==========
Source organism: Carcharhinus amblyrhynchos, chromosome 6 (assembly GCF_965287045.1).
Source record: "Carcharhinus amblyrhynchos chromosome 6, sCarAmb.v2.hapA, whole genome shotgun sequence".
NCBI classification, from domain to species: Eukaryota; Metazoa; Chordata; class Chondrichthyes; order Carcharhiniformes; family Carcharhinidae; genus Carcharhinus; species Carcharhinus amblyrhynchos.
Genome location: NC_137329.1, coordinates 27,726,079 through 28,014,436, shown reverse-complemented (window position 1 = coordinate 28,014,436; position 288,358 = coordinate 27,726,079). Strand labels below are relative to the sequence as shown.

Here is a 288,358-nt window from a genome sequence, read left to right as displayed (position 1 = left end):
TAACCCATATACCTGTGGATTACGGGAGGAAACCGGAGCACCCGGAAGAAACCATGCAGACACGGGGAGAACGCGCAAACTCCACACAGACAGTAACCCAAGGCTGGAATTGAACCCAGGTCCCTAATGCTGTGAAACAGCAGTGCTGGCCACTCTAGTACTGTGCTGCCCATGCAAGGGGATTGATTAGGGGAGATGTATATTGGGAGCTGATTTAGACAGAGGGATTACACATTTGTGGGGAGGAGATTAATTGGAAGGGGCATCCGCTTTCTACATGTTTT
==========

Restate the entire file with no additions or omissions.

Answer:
Source organism: Carcharhinus amblyrhynchos, chromosome 6 (assembly GCF_965287045.1).
Source record: "Carcharhinus amblyrhynchos chromosome 6, sCarAmb.v2.hapA, whole genome shotgun sequence".
NCBI classification, from domain to species: Eukaryota; Metazoa; Chordata; class Chondrichthyes; order Carcharhiniformes; family Carcharhinidae; genus Carcharhinus; species Carcharhinus amblyrhynchos.
Genome location: NC_137329.1, coordinates 27,726,079 through 28,014,436, shown reverse-complemented (window position 1 = coordinate 28,014,436; position 288,358 = coordinate 27,726,079). Strand labels below are relative to the sequence as shown.

Here is a 288,358-nt window from a genome sequence, read left to right as displayed (position 1 = left end):
TAACCCATATACCTGTGGATTACGGGAGGAAACCGGAGCACCCGGAAGAAACCATGCAGACACGGGGAGAACGCGCAAACTCCACACAGACAGTAACCCAAGGCTGGAATTGAACCCAGGTCCCTAATGCTGTGAAACAGCAGTGCTGGCCACTCTAGTACTGTGCTGCCCATGCAAGGGGATTGATTAGGGGAGATGTATATTGGGAGCTGATTTAGACAGAGGGATTACACATTTGTGGGGAGGAGATTAATTGGAAGGGGCATCCGCTTTCTACATGTTTT